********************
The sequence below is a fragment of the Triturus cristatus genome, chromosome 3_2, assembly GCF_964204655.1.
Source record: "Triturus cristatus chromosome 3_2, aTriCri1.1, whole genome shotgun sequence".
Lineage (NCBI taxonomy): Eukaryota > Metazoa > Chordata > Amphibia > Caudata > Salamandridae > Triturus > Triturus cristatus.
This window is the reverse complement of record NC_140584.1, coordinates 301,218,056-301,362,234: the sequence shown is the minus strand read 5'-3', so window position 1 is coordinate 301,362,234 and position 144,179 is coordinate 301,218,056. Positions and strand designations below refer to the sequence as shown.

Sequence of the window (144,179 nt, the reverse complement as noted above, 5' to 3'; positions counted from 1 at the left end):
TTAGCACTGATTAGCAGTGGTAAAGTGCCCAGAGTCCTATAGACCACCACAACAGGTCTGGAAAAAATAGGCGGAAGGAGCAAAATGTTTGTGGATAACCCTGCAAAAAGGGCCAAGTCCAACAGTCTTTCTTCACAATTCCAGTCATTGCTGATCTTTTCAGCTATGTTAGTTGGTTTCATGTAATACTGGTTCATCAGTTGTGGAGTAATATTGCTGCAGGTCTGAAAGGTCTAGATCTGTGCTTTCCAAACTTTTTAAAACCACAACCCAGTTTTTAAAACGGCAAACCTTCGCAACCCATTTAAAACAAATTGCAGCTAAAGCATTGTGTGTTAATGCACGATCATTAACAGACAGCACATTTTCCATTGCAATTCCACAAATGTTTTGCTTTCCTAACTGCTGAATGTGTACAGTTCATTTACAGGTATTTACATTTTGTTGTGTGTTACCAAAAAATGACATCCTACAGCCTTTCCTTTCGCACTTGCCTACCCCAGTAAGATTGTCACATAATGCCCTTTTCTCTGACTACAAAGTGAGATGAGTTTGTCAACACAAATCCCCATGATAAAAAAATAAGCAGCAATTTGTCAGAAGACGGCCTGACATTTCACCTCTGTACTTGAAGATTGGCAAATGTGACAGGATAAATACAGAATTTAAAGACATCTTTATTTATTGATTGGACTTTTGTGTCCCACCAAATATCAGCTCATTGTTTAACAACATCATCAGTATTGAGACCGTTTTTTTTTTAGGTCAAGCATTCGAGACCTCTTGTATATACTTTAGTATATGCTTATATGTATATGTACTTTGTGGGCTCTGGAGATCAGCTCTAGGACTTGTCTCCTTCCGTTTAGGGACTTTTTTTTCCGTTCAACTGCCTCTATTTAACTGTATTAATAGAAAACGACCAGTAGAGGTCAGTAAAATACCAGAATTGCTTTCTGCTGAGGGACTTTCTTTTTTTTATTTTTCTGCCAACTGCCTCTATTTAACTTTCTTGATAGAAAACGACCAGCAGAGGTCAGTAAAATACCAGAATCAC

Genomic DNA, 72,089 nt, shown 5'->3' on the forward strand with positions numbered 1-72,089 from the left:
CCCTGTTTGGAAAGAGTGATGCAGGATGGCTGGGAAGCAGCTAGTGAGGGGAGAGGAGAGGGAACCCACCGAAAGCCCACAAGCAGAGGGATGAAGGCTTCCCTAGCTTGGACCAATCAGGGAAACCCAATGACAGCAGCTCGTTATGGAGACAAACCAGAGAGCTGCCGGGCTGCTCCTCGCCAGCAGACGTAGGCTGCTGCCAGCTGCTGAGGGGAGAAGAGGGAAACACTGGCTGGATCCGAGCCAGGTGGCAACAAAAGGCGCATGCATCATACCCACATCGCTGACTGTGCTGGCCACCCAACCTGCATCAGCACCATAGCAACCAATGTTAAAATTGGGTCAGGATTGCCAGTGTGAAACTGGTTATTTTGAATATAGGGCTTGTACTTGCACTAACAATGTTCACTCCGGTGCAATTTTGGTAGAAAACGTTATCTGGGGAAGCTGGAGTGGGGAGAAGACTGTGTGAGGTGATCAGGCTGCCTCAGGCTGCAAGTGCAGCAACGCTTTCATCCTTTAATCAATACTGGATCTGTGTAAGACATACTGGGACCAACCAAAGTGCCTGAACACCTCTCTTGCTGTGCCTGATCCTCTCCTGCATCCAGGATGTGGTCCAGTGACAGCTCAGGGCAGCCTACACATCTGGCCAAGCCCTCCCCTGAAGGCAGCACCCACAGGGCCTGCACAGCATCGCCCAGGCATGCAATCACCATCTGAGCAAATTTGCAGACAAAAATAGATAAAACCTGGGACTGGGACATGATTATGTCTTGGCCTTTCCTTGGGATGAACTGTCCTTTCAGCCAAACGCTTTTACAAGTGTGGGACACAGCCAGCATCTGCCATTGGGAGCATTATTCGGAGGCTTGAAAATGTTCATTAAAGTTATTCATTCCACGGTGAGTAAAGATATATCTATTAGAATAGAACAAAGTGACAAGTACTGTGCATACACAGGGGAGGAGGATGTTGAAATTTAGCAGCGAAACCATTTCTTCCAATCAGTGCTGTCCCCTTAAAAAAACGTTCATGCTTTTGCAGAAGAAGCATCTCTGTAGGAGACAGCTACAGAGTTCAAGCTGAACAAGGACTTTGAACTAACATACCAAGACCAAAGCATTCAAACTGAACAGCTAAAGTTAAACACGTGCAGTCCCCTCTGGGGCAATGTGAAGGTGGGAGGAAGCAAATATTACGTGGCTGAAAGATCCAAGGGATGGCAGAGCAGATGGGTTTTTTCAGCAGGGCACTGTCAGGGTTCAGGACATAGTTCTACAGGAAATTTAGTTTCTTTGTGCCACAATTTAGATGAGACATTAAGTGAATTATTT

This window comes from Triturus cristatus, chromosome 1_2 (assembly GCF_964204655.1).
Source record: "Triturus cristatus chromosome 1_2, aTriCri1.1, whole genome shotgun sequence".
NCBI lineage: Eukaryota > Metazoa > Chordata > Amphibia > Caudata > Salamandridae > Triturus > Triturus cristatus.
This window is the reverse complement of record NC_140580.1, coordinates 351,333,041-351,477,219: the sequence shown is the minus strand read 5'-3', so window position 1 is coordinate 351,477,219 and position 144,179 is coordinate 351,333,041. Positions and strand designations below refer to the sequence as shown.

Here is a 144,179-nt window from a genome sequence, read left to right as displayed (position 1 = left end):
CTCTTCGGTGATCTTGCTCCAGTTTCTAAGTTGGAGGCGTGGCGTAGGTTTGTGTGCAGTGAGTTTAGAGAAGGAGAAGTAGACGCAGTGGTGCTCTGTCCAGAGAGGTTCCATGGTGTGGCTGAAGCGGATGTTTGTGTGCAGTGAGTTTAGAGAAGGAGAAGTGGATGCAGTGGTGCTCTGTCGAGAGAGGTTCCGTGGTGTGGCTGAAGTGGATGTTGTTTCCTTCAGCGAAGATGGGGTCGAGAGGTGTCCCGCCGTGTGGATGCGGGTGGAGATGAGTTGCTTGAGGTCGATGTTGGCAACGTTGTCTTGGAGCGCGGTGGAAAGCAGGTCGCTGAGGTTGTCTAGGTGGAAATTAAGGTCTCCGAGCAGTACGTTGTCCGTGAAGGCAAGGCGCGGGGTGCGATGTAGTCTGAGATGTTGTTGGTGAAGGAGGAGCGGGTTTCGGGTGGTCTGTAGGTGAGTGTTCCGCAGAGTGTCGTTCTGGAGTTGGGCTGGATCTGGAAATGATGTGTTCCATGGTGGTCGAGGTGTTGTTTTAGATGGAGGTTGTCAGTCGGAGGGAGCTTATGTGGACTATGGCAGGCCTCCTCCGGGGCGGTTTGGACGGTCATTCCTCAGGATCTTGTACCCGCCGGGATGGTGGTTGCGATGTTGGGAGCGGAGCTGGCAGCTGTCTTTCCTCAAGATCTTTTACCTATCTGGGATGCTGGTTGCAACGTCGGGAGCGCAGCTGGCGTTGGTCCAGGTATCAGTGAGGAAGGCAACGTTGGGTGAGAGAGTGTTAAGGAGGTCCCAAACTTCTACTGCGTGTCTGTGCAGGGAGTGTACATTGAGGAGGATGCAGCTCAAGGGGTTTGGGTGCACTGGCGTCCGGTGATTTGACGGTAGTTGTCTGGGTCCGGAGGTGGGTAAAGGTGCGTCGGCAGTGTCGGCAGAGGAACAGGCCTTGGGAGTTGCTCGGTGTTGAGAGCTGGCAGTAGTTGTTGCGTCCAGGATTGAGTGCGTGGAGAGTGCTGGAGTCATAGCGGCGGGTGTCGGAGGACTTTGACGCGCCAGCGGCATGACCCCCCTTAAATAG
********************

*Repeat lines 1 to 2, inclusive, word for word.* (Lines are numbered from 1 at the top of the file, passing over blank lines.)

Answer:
The sequence below is a fragment of the Triturus cristatus genome, chromosome 3_2, assembly GCF_964204655.1.
Source record: "Triturus cristatus chromosome 3_2, aTriCri1.1, whole genome shotgun sequence".